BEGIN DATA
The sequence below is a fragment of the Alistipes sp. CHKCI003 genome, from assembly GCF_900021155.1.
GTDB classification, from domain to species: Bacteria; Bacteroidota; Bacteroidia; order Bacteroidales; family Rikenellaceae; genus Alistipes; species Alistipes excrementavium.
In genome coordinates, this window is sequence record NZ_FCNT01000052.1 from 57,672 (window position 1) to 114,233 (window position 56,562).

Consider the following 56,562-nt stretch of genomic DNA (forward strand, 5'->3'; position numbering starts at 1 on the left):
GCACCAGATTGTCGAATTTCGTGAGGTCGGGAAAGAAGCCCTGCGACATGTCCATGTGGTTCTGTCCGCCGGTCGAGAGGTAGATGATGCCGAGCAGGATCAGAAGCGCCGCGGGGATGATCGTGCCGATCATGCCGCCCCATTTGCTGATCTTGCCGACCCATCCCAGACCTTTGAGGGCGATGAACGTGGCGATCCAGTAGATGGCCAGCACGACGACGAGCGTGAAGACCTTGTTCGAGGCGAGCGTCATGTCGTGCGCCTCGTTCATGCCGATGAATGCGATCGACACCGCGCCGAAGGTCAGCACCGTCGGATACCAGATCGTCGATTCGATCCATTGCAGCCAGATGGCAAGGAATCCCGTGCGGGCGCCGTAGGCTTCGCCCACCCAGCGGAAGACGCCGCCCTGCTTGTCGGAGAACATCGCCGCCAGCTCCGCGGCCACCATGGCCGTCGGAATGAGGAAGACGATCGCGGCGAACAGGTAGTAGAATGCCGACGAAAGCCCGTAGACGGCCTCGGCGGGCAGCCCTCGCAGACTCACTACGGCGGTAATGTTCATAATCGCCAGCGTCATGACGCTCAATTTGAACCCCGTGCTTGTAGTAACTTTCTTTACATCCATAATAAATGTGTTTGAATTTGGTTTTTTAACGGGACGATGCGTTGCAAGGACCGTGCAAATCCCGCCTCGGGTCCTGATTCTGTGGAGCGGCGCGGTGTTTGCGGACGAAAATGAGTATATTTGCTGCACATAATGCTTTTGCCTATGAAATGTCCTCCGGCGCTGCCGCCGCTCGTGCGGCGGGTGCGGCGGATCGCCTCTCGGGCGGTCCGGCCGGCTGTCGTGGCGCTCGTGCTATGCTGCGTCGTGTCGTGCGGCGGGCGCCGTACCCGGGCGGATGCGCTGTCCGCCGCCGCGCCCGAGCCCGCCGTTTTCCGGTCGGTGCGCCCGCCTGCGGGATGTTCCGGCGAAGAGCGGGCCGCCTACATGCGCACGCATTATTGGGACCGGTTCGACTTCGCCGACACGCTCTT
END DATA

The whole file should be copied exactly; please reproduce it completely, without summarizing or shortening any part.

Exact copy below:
The sequence below is a fragment of the Alistipes sp. CHKCI003 genome, from assembly GCF_900021155.1.
GTDB classification, from domain to species: Bacteria; Bacteroidota; Bacteroidia; order Bacteroidales; family Rikenellaceae; genus Alistipes; species Alistipes excrementavium.
In genome coordinates, this window is sequence record NZ_FCNT01000052.1 from 57,672 (window position 1) to 114,233 (window position 56,562).

Consider the following 56,562-nt stretch of genomic DNA (forward strand, 5'->3'; position numbering starts at 1 on the left):
GCACCAGATTGTCGAATTTCGTGAGGTCGGGAAAGAAGCCCTGCGACATGTCCATGTGGTTCTGTCCGCCGGTCGAGAGGTAGATGATGCCGAGCAGGATCAGAAGCGCCGCGGGGATGATCGTGCCGATCATGCCGCCCCATTTGCTGATCTTGCCGACCCATCCCAGACCTTTGAGGGCGATGAACGTGGCGATCCAGTAGATGGCCAGCACGACGACGAGCGTGAAGACCTTGTTCGAGGCGAGCGTCATGTCGTGCGCCTCGTTCATGCCGATGAATGCGATCGACACCGCGCCGAAGGTCAGCACCGTCGGATACCAGATCGTCGATTCGATCCATTGCAGCCAGATGGCAAGGAATCCCGTGCGGGCGCCGTAGGCTTCGCCCACCCAGCGGAAGACGCCGCCCTGCTTGTCGGAGAACATCGCCGCCAGCTCCGCGGCCACCATGGCCGTCGGAATGAGGAAGACGATCGCGGCGAACAGGTAGTAGAATGCCGACGAAAGCCCGTAGACGGCCTCGGCGGGCAGCCCTCGCAGACTCACTACGGCGGTAATGTTCATAATCGCCAGCGTCATGACGCTCAATTTGAACCCCGTGCTTGTAGTAACTTTCTTTACATCCATAATAAATGTGTTTGAATTTGGTTTTTTAACGGGACGATGCGTTGCAAGGACCGTGCAAATCCCGCCTCGGGTCCTGATTCTGTGGAGCGGCGCGGTGTTTGCGGACGAAAATGAGTATATTTGCTGCACATAATGCTTTTGCCTATGAAATGTCCTCCGGCGCTGCCGCCGCTCGTGCGGCGGGTGCGGCGGATCGCCTCTCGGGCGGTCCGGCCGGCTGTCGTGGCGCTCGTGCTATGCTGCGTCGTGTCGTGCGGCGGGCGCCGTACCCGGGCGGATGCGCTGTCCGCCGCCGCGCCCGAGCCCGCCGTTTTCCGGTCGGTGCGCCCGCCTGCGGGATGTTCCGGCGAAGAGCGGGCCGCCTACATGCGCACGCATTATTGGGACCGGTTCGACTTCGCCGACACGCTCTT